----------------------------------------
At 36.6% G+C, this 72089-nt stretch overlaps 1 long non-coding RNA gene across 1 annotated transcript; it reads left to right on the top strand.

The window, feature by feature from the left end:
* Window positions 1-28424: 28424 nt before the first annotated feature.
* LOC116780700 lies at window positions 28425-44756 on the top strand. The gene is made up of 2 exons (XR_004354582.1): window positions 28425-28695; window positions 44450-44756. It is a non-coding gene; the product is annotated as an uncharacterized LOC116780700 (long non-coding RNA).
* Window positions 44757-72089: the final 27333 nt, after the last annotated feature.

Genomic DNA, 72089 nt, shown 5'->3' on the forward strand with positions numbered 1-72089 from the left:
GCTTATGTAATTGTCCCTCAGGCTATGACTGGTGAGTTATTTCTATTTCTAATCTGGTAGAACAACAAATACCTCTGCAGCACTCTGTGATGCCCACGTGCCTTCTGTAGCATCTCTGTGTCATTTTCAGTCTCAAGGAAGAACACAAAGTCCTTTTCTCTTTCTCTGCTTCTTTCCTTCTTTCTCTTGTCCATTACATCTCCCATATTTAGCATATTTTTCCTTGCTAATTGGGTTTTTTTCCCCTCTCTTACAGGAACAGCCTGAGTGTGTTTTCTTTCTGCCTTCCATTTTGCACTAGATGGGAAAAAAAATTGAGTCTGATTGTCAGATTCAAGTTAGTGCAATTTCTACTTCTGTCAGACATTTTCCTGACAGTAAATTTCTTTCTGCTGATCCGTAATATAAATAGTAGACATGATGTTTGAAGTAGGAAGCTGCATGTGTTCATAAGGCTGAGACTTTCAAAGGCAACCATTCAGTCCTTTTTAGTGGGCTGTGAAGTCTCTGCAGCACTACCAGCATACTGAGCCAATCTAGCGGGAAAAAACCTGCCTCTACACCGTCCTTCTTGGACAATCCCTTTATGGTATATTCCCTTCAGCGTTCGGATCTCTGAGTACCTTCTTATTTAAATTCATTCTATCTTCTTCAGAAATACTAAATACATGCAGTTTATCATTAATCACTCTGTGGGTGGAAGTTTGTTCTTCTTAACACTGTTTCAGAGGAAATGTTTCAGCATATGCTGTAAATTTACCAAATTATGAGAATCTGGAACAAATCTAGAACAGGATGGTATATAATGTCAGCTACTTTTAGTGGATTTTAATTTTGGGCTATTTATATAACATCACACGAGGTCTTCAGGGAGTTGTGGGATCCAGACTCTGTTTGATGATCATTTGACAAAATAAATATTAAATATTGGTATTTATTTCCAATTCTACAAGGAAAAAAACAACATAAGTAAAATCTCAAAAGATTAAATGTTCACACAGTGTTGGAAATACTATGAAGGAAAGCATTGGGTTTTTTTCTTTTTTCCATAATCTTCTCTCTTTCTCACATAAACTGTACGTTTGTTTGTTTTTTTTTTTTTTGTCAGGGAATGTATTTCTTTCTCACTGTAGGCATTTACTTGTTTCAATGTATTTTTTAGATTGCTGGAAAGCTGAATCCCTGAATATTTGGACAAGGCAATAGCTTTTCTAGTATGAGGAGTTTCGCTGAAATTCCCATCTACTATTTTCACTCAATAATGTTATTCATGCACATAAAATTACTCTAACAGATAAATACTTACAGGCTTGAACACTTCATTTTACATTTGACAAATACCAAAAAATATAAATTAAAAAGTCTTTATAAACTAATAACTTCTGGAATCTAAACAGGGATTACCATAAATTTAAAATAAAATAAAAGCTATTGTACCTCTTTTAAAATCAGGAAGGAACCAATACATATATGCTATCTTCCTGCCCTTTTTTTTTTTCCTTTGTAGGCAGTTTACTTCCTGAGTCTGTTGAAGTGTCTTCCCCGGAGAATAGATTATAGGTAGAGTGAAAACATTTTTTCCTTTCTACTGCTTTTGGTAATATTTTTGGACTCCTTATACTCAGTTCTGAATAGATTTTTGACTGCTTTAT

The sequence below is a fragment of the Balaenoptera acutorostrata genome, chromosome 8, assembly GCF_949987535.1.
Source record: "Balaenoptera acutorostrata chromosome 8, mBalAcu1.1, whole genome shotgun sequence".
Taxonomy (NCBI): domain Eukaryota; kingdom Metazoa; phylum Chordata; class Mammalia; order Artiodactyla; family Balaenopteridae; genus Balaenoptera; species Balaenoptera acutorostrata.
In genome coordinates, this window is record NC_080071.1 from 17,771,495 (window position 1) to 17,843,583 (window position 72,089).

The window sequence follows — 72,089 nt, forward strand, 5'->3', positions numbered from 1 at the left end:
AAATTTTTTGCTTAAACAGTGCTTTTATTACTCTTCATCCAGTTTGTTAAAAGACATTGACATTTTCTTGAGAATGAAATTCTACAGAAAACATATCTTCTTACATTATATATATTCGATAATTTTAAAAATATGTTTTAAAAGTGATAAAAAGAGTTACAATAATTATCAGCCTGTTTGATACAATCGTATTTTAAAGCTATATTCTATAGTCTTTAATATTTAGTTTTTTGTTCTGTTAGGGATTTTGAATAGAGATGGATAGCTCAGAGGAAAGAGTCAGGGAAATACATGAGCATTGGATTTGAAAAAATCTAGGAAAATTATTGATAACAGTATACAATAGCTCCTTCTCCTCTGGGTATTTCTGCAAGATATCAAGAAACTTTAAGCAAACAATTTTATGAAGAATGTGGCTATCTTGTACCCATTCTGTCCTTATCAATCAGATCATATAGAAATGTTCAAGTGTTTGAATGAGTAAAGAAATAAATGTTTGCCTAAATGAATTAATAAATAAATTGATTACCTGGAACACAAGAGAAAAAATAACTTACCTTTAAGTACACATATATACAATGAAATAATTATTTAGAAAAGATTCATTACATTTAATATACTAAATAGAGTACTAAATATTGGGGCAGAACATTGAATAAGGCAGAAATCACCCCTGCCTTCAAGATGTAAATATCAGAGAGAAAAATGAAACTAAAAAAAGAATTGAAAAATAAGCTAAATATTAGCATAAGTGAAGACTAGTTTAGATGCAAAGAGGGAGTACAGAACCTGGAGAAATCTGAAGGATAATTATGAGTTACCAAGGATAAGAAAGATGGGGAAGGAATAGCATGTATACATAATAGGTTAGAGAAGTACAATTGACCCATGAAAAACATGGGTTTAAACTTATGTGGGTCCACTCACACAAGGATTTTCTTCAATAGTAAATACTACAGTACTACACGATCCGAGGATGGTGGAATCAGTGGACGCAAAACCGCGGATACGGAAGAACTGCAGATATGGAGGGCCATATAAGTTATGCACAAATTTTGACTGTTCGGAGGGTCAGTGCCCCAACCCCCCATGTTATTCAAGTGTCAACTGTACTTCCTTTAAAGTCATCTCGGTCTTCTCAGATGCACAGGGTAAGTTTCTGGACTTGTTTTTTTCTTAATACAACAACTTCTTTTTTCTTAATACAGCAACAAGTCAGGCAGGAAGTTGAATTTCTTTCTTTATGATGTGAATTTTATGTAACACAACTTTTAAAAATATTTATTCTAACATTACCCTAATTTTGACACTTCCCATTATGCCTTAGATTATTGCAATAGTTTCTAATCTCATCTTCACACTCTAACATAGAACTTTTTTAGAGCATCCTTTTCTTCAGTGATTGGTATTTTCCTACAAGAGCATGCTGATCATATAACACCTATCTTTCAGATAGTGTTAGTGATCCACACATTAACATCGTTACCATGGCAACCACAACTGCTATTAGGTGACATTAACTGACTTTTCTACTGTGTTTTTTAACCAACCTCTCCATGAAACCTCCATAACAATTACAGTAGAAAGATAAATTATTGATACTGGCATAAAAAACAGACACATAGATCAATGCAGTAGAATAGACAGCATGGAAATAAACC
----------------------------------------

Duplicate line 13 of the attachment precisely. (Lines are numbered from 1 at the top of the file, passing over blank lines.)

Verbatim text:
AAATTTTTTGCTTAAACAGTGCTTTTATTACTCTTCATCCAGTTTGTTAAAAGACATTGACATTTTCTTGAGAATGAAATTCTACAGAAAACATATCTTCTTACATTATATATATTCGATAATTTTAAAAATATGTTTTAAAAGTGATAAAAAGAGTTACAATAATTATCAGCCTGTTTGATACAATCGTATTTTAAAGCTATATTCTATAGTCTTTAATATTTAGTTTTTTGTTCTGTTAGGGATTTTGAATAGAGATGGATAGCTCAGAGGAAAGAGTCAGGGAAATACATGAGCATTGGATTTGAAAAAATCTAGGAAAATTATTGATAACAGTATACAATAGCTCCTTCTCCTCTGGGTATTTCTGCAAGATATCAAGAAACTTTAAGCAAACAATTTTATGAAGAATGTGGCTATCTTGTACCCATTCTGTCCTTATCAATCAGATCATATAGAAATGTTCAAGTGTTTGAATGAGTAAAGAAATAAATGTTTGCCTAAATGAATTAATAAATAAATTGATTACCTGGAACACAAGAGAAAAAATAACTTACCTTTAAGTACACATATATACAATGAAATAATTATTTAGAAAAGATTCATTACATTTAATATACTAAATAGAGTACTAAATATTGGGGCAGAACATTGAATAAGGCAGAAATCACCCCTGCCTTCAAGATGTAAATATCAGAGAGAAAAATGAAACTAAAAAAAGAATTGAAAAATAAGCTAAATATTAGCATAAGTGAAGACTAGTTTAGATGCAAAGAGGGAGTACAGAACCTGGAGAAATCTGAAGGATAATTATGAGTTACCAAGGATAAGAAAGATGGGGAAGGAATAGCATGTATACATAATAGGTTAGAGAAGTACAATTGACCCATGAAAAACATGGGTTTAAACTTATGTGGGTCCACTCACACAAGGATTTTCTTCAATAGTAAATACTACAGTACTACACGATCCGAGGATGGTGGAATCAGTGGACGCAAAACCGCGGATACGGAAGAACTGCAGATATGGAGGGCCATATAAGTTATGCACAAATTTTGACTGTTCGGAGGGTCAGTGCCCCAACCCCCCATGTTATTCAAGTGTCAACTGTACTTCCTTTAAAGTCATCTCGGTCTTCTCAGATGCACAGGGTAAGTTTCTGGACTTGTTTTTTTCTTAATACAACAACTTCTTTTTTCTTAATACAGCAACAAGTCAGGCAGGAAGTTGAATTTCTTTCTTTATGATGTGAATTTTATGTAACACAACTTTTAAAAATATTTATTCTAACATTACCCTAATTTTGACACTTCCCATTATGCCTTAGATTATTGCAATAGTTTCTAATCTCATCTTCACACTCTAACATAGAACTTTTTTAGAGCATCCTTTTCTTCAGTGATTGGTATTTTCCTACAAGAGCATGCTGATCATATAACACCTATCTTTCAGATAGTGTTAGTGATCCACACATTAACATCGTTACCATGGCAACCACAACTGCTATTAGGTGACATTAACTGACTTTTCTACTGTGTTTTTTAACCAACCTCTCCATGAAACCTCCATAACAATTACAGTAGAAAGATAAATTATTGATACTGGCATAAAAAACAGACACATAGATCAATGCAGTAGAATAGACAGCATGGAAATAAACC